By John Manuel and Will Kimmey
February 1, 2005
Going into 2004, Cole Hamels was the Phillies' top prospect and one of the top lefthanders in the minor leagues.
But after missing most of 2004 with biceps tendintis, Hamels will have his 2005 comeback delayed. He broke the fifth metacarpal--the long bone in the palm of the hand that leads to the pinkie finger--in his left (throwing) hand during an altercation over the weekend in Clearwater, Fla.
The injury will preclude Hamels from pitching competitively for up to three months following surgery, scheduled for Thursday. He was examined Monday in Philadelphia by hand specialist Dr. Randall Culp, who will insert a pin during the surgery. The pin will be removed about three weeks later, and three weeks after that (in about mid-March), Hamels will be able to start light throwing.
"We are certainly disappointed that this has occurred," Phillies general manager Ed Wade said in a statement. "Cole is a top prospect who has a chance to move quickly through our system, but he put himself in a position that slows his development, and that is unfortunate."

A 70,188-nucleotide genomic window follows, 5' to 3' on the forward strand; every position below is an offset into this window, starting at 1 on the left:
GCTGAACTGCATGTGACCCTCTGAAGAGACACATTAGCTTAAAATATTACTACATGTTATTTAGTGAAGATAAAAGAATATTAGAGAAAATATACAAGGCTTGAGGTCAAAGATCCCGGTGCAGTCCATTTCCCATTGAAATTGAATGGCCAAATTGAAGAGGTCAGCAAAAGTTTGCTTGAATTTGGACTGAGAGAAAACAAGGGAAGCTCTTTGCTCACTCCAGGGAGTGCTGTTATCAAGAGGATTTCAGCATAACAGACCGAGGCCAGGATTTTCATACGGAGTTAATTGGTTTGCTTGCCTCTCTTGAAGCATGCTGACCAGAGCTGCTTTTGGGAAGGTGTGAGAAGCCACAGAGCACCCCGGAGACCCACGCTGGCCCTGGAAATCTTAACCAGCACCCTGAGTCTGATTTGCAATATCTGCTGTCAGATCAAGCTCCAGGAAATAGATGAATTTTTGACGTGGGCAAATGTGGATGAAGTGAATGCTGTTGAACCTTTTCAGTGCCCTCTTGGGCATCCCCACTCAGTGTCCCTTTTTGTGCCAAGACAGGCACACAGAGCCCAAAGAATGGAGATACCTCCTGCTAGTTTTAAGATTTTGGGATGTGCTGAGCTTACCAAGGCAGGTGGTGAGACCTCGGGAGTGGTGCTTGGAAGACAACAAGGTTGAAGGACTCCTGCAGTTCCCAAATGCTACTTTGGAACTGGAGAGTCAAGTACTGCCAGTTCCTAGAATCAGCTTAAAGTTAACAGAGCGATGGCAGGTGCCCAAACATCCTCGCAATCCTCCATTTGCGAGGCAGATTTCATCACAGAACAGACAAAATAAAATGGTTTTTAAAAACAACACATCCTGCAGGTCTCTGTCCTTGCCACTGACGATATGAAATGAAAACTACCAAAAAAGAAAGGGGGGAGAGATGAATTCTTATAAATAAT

Farm director Steve Noworyta said the Phillies are still investigating the altercation before determining if the organization would suspend Hamels for his role in it.
“I’ve got to find out everything before we do anything," he said. "It depends on what the situation (was) and whatever; we do have rules (about altercations) and all but we have to figure out what happened.”
Hamels, who had been invited to major league camp two weeks ago, will now report instead when minor league camp opens in early March. The injury also probably will mean Hamels will end up back at high Class A Clearwater, where he went 1-0, 1.13 in four starts last summer. He struck out 24 in just 16 innings.
Because of his well-above-average changeup, a fastball that touches 94, a developing curveball and advanced feel for pitching, Hamels was poised to jump to Double-A Reading had he stayed healthy.
Instead, he has put himself behind schedule for the second time.